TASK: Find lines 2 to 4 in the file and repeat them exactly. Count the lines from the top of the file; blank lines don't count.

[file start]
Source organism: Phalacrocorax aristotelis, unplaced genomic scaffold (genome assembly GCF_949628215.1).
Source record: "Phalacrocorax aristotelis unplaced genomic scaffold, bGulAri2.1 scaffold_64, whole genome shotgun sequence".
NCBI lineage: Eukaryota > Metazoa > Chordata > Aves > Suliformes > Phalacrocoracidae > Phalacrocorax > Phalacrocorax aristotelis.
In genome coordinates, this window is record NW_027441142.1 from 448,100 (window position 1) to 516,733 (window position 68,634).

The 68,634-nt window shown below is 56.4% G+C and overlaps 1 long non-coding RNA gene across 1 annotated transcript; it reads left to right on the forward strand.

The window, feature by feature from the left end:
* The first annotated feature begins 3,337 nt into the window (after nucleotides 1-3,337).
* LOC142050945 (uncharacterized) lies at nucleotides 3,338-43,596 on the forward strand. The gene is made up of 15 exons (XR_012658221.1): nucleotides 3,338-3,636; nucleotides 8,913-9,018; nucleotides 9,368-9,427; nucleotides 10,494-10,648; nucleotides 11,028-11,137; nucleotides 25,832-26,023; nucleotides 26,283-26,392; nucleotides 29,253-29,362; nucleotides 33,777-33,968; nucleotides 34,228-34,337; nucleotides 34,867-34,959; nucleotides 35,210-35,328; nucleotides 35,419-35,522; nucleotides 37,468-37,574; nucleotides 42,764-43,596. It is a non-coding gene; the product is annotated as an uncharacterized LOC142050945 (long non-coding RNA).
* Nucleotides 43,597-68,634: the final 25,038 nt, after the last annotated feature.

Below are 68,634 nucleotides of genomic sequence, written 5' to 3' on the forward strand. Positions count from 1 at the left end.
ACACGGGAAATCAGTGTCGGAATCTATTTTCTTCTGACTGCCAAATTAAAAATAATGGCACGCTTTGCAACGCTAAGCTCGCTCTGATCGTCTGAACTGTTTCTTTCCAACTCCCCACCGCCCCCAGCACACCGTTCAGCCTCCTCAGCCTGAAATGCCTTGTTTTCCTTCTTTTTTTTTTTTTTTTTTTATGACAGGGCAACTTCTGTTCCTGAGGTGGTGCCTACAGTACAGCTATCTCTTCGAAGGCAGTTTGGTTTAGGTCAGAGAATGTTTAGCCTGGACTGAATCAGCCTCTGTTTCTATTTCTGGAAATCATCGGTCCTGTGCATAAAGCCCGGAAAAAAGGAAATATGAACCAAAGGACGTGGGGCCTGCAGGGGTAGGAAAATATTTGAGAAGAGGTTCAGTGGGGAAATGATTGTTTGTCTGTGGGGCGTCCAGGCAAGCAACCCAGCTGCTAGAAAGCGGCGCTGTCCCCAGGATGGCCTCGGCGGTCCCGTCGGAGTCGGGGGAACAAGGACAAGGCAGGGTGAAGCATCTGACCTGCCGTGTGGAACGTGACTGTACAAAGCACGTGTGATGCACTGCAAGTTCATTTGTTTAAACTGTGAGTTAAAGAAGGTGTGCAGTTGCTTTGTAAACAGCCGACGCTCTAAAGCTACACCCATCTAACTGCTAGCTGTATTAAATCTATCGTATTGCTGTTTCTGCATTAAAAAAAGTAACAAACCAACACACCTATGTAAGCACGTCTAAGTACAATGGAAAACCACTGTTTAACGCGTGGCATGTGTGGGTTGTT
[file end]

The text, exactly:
Source record: "Phalacrocorax aristotelis unplaced genomic scaffold, bGulAri2.1 scaffold_64, whole genome shotgun sequence".
NCBI lineage: Eukaryota > Metazoa > Chordata > Aves > Suliformes > Phalacrocoracidae > Phalacrocorax > Phalacrocorax aristotelis.
In genome coordinates, this window is record NW_027441142.1 from 448,100 (window position 1) to 516,733 (window position 68,634).